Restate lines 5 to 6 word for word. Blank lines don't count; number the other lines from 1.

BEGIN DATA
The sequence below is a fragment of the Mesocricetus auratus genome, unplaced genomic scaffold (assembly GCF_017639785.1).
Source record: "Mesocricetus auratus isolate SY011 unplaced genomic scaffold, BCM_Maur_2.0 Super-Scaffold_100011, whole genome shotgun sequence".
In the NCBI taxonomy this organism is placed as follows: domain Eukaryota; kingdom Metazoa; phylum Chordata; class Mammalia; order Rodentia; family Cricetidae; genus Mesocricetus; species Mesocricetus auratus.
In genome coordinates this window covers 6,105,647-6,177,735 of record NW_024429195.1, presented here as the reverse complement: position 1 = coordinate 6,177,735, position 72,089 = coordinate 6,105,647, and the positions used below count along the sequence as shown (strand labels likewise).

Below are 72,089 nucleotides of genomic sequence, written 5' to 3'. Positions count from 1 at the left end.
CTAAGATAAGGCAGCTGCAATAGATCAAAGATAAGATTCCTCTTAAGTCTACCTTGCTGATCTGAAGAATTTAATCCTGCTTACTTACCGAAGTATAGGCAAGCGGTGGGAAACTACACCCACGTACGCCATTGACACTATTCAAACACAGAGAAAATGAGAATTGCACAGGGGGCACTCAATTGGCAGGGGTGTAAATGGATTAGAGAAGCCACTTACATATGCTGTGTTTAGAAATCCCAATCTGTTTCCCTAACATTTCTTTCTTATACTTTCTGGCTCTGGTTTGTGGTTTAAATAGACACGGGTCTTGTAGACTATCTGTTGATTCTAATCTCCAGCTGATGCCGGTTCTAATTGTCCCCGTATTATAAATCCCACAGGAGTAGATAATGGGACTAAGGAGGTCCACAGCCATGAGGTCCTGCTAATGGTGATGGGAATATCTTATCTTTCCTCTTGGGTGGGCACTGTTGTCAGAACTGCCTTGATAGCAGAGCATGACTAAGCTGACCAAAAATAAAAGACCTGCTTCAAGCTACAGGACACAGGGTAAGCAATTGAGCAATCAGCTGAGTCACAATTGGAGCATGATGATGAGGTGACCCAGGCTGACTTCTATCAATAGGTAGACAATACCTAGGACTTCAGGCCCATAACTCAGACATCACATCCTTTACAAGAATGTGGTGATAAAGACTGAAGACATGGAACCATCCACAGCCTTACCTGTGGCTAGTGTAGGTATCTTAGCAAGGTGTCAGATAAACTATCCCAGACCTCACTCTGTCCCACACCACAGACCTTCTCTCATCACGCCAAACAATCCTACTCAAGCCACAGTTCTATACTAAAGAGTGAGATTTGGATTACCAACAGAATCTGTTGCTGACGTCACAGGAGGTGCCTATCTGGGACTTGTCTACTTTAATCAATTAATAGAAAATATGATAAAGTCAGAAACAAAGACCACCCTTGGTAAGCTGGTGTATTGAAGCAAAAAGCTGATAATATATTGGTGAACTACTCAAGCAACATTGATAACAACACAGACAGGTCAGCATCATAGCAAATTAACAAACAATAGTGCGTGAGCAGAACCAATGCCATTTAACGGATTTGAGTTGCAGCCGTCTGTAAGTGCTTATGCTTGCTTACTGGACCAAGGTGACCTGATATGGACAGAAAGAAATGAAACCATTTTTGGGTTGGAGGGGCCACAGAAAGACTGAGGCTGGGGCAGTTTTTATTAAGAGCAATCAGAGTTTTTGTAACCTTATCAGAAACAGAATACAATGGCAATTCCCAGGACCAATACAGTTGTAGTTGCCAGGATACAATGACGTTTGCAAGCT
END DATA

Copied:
Below are 72,089 nucleotides of genomic sequence, written 5' to 3'. Positions count from 1 at the left end.
CTAAGATAAGGCAGCTGCAATAGATCAAAGATAAGATTCCTCTTAAGTCTACCTTGCTGATCTGAAGAATTTAATCCTGCTTACTTACCGAAGTATAGGCAAGCGGTGGGAAACTACACCCACGTACGCCATTGACACTATTCAAACACAGAGAAAATGAGAATTGCACAGGGGGCACTCAATTGGCAGGGGTGTAAATGGATTAGAGAAGCCACTTACATATGCTGTGTTTAGAAATCCCAATCTGTTTCCCTAACATTTCTTTCTTATACTTTCTGGCTCTGGTTTGTGGTTTAAATAGACACGGGTCTTGTAGACTATCTGTTGATTCTAATCTCCAGCTGATGCCGGTTCTAATTGTCCCCGTATTATAAATCCCACAGGAGTAGATAATGGGACTAAGGAGGTCCACAGCCATGAGGTCCTGCTAATGGTGATGGGAATATCTTATCTTTCCTCTTGGGTGGGCACTGTTGTCAGAACTGCCTTGATAGCAGAGCATGACTAAGCTGACCAAAAATAAAAGACCTGCTTCAAGCTACAGGACACAGGGTAAGCAATTGAGCAATCAGCTGAGTCACAATTGGAGCATGATGATGAGGTGACCCAGGCTGACTTCTATCAATAGGTAGACAATACCTAGGACTTCAGGCCCATAACTCAGACATCACATCCTTTACAAGAATGTGGTGATAAAGACTGAAGACATGGAACCATCCACAGCCTTACCTGTGGCTAGTGTAGGTATCTTAGCAAGGTGTCAGATAAACTATCCCAGACCTCACTCTGTCCCACACCACAGACCTTCTCTCATCACGCCAAACAATCCTACTCAAGCCACAGTTCTATACTAAAGAGTGAGATTTGGATTACCAACAGAATCTGTTGCTGACGTCACAGGAGGTGCCTATCTGGGACTTGTCTACTTTAATCAATTAATAGAAAATATGATAAAGTCAGAAACAAAGACCACCCTTGGTAAGCTGGTGTATTGAAGCAAAAAGCTGATAATATATTGGTGAACTACTCAAGCAACATTGATAACAACACAGACAGGTCAGCATCATAGCAAATTAACAAACAATAGTGCGTGAGCAGAACCAATGCCATTTAACGGATTTGAGTTGCAGCCGTCTGTAAGTGCTTATGCTTGCTTACTGGACCAAGGTGACCTGATATGGACAGAAAGAAATGAAACCATTTTTGGGTTGGAGGGGCCACAGAAAGACTGAGGCTGGGGCAGTTTTTATTAAGAGCAATCAGAGTTTTTGTAACCTTATCAGAAACAGAATACAATGGCAATTCCCAGGACCAATACAGTTGTAGTTGCCAGGATACAATGACGTTTGCAAGCT